utah-juniors.jpgthe other best thing about the game is that i wore this shirt that i bought at the d.i. earlier in the week.  it’s red with the number 6 on front and back and on front it says utah juniors.  so i thought it would be funny to wear.  when i got there i borrowed a program from somebody and looked up #6 so i’d know who my favorite player obviously was.  turns out his name is mack.  i told my friend nathan that mack is my favorite player and  he informed me that #6 was the starting running back after the season-ending injury from two weeks before.  then as it happened, mack played really great and scored like 2 touchdowns or something.  every time he did something i pretended like he really was my favorite player and that i’d worn the shirt to support him.  i would hold up the number and jump around when he scored so the people around me would know that i knew all along that he’s a star.  it worked even better than i imagined and i soon became his #1 fan.  i was sort of the leader of all the mack fans.  at one point i started chanting “big mack, big mack” and the cheer caught on in the whole section around me.  and i was probably the only one there who thought the chant was more of a burn than anything.  but i pretended that i like big macs and #6 mack equally.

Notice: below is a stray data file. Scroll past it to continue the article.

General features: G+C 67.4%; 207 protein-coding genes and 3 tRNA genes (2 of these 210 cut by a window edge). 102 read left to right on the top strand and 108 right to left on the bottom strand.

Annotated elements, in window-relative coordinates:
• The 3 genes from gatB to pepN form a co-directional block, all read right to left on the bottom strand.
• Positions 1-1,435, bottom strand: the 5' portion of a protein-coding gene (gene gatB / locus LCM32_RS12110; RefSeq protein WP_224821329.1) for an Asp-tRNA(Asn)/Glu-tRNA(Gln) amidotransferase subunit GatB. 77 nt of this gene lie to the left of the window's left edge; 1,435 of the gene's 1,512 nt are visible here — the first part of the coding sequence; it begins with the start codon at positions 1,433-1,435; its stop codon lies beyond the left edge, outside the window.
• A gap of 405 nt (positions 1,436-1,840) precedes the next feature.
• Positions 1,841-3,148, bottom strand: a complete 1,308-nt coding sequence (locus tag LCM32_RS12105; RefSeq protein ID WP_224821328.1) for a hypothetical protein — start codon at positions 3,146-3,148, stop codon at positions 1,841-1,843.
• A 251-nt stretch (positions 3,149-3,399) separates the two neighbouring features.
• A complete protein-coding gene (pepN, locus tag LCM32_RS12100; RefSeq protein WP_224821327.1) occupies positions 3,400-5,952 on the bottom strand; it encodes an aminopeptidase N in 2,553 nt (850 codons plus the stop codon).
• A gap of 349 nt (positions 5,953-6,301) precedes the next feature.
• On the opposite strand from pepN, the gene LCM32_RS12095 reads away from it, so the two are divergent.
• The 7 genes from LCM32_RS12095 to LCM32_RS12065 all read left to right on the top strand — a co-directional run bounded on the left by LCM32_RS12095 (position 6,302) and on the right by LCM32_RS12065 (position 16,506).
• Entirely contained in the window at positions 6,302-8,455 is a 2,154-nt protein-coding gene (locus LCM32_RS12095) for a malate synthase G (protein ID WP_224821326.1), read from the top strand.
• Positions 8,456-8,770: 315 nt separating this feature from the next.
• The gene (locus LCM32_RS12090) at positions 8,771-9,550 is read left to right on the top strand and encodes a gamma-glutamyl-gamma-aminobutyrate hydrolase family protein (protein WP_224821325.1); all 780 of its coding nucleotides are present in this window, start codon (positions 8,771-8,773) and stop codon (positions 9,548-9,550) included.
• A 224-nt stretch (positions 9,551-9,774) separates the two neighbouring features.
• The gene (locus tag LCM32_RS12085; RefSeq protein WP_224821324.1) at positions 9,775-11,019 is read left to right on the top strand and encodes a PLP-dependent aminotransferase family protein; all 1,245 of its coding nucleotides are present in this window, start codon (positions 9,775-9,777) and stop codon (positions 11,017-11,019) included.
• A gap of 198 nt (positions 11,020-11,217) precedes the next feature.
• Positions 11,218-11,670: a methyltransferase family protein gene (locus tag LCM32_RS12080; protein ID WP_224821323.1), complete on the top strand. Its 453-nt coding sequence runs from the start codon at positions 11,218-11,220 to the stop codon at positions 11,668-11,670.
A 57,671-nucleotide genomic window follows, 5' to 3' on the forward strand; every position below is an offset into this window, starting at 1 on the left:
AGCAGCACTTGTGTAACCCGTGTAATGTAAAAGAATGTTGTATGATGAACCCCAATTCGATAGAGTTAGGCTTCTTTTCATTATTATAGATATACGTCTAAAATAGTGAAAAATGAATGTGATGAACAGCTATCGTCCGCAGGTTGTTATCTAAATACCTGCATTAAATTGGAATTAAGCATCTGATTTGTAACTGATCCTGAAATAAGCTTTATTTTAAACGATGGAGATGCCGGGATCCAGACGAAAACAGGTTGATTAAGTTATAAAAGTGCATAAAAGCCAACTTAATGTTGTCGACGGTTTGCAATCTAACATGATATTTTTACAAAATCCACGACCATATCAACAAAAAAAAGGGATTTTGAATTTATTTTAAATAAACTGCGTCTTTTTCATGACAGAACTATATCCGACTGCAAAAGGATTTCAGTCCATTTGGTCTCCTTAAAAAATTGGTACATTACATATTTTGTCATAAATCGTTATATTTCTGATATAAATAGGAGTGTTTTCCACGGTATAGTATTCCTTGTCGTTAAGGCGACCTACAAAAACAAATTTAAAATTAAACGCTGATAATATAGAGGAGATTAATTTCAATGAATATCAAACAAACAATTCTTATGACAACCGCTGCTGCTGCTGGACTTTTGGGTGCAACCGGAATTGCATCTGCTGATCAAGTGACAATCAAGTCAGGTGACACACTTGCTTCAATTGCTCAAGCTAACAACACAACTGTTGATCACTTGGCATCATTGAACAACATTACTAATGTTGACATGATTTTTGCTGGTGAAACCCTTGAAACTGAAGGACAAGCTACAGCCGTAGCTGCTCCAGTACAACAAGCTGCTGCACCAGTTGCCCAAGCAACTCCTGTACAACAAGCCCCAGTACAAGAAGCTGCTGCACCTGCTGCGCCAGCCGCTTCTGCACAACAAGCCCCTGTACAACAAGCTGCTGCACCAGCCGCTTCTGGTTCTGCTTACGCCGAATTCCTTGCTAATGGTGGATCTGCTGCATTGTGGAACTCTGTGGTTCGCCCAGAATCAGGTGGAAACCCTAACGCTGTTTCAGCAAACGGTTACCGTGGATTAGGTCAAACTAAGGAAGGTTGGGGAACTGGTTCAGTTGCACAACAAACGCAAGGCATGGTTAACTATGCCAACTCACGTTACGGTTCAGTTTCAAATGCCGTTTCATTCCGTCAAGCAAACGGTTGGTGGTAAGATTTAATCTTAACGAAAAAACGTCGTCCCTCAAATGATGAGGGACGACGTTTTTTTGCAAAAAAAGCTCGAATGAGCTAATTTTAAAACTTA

The weather is here. Wish you were warm.

September 29, 2007 at 5:10 am | Posted in football (american), lee | 2 Comments

Football has yet to impress me this year.

Let me be more specific: the NFL has yet to impress me this year.  College football has been okay to me, I guess.  I mean, the only game that has really EXCITED me was the Utah-UCLA game.  What the earth was that?  This week, things could change with games like California playing Oregon.

 But the NFL?  Kind of totally boring so far.  The only cool things that have happened have been the Eagles uniforms and the Raiders new coach (Kiffen) screwing the Browns with the same tactic that the Broncos screwed the Raiders with the week before.  It was like he was saying “F__k you, I’m 31” to the rest of the league.  It almost makes me want to not hate the Raiders more than any team besides the Cowboys.  I wonder if the Cowboys still like being America’s team.  It was cool in the 60s, 70s, 80s, and kind of the 90s, but right now, being America’s anything (besides “Idol”) is so uncool in America.  The only thing less hip to admit to being is a Republican.  Or a Bathroom Gay.

Then again, the only team it seems like I have seen play this year is the Broncos because of regional broadcasts.  Everytime I watch a Broncos game, I wish there was a place where fans in a specific market could vote for what game they want to see.  I was fine with seeing Jake Plummer play every week because he was my favorite player, but once Shannahan stopped playing him, the Broncos became irrelevent to my brain.  Cutler is cool, but not cool enough to make me watch them like Plummer was.